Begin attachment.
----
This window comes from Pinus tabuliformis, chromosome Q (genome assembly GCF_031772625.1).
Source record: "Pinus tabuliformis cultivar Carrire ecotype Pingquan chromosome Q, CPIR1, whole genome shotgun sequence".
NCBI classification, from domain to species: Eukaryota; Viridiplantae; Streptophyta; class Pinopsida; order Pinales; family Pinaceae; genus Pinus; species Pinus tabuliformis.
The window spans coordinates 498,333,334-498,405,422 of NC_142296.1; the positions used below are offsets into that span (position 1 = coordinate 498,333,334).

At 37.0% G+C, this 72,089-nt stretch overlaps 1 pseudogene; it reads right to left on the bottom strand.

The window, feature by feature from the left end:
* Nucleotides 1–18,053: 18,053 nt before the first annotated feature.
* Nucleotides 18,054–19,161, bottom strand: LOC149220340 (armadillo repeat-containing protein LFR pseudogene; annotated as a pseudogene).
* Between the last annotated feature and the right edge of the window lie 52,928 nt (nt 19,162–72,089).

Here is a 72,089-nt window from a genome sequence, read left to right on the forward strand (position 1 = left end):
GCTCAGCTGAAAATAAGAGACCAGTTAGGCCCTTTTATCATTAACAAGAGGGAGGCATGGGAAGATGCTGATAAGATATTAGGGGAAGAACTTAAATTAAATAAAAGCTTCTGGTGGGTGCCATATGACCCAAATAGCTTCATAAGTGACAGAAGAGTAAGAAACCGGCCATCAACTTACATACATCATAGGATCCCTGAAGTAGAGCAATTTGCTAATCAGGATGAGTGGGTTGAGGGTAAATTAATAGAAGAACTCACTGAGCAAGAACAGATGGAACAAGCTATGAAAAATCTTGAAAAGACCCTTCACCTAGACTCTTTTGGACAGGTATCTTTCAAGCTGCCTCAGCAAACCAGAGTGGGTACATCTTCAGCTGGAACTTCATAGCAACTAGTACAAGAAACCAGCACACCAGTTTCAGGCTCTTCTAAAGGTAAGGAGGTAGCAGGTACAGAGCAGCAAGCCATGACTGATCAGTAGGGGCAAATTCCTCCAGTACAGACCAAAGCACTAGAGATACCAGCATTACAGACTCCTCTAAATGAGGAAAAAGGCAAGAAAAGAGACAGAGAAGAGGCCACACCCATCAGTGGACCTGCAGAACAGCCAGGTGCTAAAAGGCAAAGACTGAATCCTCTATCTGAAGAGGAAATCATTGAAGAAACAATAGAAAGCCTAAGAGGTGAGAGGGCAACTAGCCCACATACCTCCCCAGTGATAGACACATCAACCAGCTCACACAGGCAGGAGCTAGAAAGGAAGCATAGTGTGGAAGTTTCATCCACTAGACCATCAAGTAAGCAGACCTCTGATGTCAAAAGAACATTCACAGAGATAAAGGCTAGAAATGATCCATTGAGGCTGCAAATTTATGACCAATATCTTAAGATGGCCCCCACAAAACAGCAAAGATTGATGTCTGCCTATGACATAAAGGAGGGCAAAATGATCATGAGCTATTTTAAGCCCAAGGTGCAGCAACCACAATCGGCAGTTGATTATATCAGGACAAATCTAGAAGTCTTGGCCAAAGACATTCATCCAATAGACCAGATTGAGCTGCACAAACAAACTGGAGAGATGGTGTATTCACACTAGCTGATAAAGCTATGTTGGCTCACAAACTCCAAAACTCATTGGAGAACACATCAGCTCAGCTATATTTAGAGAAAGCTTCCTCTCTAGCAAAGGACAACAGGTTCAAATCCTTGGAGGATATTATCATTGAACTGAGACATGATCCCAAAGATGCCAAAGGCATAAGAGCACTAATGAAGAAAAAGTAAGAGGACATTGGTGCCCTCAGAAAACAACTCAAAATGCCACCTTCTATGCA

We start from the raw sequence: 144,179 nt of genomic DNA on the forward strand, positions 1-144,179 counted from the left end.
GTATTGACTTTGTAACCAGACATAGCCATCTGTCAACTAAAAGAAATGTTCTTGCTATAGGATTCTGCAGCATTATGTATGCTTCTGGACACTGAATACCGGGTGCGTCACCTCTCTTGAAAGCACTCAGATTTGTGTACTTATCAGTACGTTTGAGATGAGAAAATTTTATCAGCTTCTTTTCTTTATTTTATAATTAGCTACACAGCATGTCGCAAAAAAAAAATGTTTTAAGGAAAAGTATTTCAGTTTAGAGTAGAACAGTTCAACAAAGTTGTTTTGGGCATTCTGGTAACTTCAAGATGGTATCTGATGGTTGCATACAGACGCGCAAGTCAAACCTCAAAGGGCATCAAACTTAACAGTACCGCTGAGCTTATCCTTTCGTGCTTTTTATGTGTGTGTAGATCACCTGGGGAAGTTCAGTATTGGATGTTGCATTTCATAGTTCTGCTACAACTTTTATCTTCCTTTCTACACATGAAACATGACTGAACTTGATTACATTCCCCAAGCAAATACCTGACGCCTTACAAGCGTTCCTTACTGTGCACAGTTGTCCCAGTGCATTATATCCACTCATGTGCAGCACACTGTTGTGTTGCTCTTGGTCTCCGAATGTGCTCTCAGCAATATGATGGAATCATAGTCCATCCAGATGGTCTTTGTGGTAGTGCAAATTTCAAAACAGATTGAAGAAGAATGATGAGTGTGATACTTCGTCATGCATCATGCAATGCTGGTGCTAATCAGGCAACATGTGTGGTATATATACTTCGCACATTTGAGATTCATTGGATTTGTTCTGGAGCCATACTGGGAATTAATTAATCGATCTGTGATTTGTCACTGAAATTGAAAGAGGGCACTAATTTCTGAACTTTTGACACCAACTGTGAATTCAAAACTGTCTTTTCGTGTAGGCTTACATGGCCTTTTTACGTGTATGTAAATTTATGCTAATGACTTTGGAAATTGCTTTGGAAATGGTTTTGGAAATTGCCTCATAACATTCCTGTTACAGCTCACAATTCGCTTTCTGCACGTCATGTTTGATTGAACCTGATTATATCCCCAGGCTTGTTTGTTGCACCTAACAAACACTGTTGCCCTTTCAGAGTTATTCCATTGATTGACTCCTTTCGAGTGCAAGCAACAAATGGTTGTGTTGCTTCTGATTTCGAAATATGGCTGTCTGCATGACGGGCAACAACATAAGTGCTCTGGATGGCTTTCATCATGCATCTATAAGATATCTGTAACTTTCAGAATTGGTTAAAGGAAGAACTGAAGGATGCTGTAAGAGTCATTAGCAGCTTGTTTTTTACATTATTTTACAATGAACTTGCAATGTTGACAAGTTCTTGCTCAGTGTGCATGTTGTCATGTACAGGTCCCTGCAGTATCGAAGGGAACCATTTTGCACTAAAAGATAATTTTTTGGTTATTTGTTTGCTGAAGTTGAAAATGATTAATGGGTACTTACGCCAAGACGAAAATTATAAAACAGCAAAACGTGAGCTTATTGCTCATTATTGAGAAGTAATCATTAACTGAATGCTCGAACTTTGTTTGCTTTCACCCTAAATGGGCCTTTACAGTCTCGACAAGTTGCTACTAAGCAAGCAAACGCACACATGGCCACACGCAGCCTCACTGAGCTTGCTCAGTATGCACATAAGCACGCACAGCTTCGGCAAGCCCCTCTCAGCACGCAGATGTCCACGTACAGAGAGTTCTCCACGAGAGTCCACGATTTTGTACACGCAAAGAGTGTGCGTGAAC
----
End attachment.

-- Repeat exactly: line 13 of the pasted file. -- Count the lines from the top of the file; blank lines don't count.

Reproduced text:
GTATTGACTTTGTAACCAGACATAGCCATCTGTCAACTAAAAGAAATGTTCTTGCTATAGGATTCTGCAGCATTATGTATGCTTCTGGACACTGAATACCGGGTGCGTCACCTCTCTTGAAAGCACTCAGATTTGTGTACTTATCAGTACGTTTGAGATGAGAAAATTTTATCAGCTTCTTTTCTTTATTTTATAATTAGCTACACAGCATGTCGCAAAAAAAAAATGTTTTAAGGAAAAGTATTTCAGTTTAGAGTAGAACAGTTCAACAAAGTTGTTTTGGGCATTCTGGTAACTTCAAGATGGTATCTGATGGTTGCATACAGACGCGCAAGTCAAACCTCAAAGGGCATCAAACTTAACAGTACCGCTGAGCTTATCCTTTCGTGCTTTTTATGTGTGTGTAGATCACCTGGGGAAGTTCAGTATTGGATGTTGCATTTCATAGTTCTGCTACAACTTTTATCTTCCTTTCTACACATGAAACATGACTGAACTTGATTACATTCCCCAAGCAAATACCTGACGCCTTACAAGCGTTCCTTACTGTGCACAGTTGTCCCAGTGCATTATATCCACTCATGTGCAGCACACTGTTGTGTTGCTCTTGGTCTCCGAATGTGCTCTCAGCAATATGATGGAATCATAGTCCATCCAGATGGTCTTTGTGGTAGTGCAAATTTCAAAACAGATTGAAGAAGAATGATGAGTGTGATACTTCGTCATGCATCATGCAATGCTGGTGCTAATCAGGCAACATGTGTGGTATATATACTTCGCACATTTGAGATTCATTGGATTTGTTCTGGAGCCATACTGGGAATTAATTAATCGATCTGTGATTTGTCACTGAAATTGAAAGAGGGCACTAATTTCTGAACTTTTGACACCAACTGTGAATTCAAAACTGTCTTTTCGTGTAGGCTTACATGGCCTTTTTACGTGTATGTAAATTTATGCTAATGACTTTGGAAATTGCTTTGGAAATGGTTTTGGAAATTGCCTCATAACATTCCTGTTACAGCTCACAATTCGCTTTCTGCACGTCATGTTTGATTGAACCTGATTATATCCCCAGGCTTGTTTGTTGCACCTAACAAACACTGTTGCCCTTTCAGAGTTATTCCATTGATTGACTCCTTTCGAGTGCAAGCAACAAATGGTTGTGTTGCTTCTGATTTCGAAATATGGCTGTCTGCATGACGGGCAACAACATAAGTGCTCTGGATGGCTTTCATCATGCATCTATAAGATATCTGTAACTTTCAGAATTGGTTAAAGGAAGAACTGAAGGATGCTGTAAGAGTCATTAGCAGCTTGTTTTTTACATTATTTTACAATGAACTTGCAATGTTGACAAGTTCTTGCTCAGTGTGCATGTTGTCATGTACAGGTCCCTGCAGTATCGAAGGGAACCATTTTGCACTAAAAGATAATTTTTTGGTTATTTGTTTGCTGAAGTTGAAAATGATTAATGGGTACTTACGCCAAGACGAAAATTATAAAACAGCAAAACGTGAGCTTATTGCTCATTATTGAGAAGTAATCATTAACTGAATGCTCGAACTTTGTTTGCTTTCACCCTAAATGGGCCTTTACAGTCTCGACAAGTTGCTACTAAGCAAGCAAACGCACACATGGCCACACGCAGCCTCACTGAGCTTGCTCAGTATGCACATAAGCACGCACAGCTTCGGCAAGCCCCTCTCAGCACGCAGATGTCCACGTACAGAGAGTTCTCCACGAGAGTCCACGATTTTGTACACGCAAAGAGTGTGCGTGAAC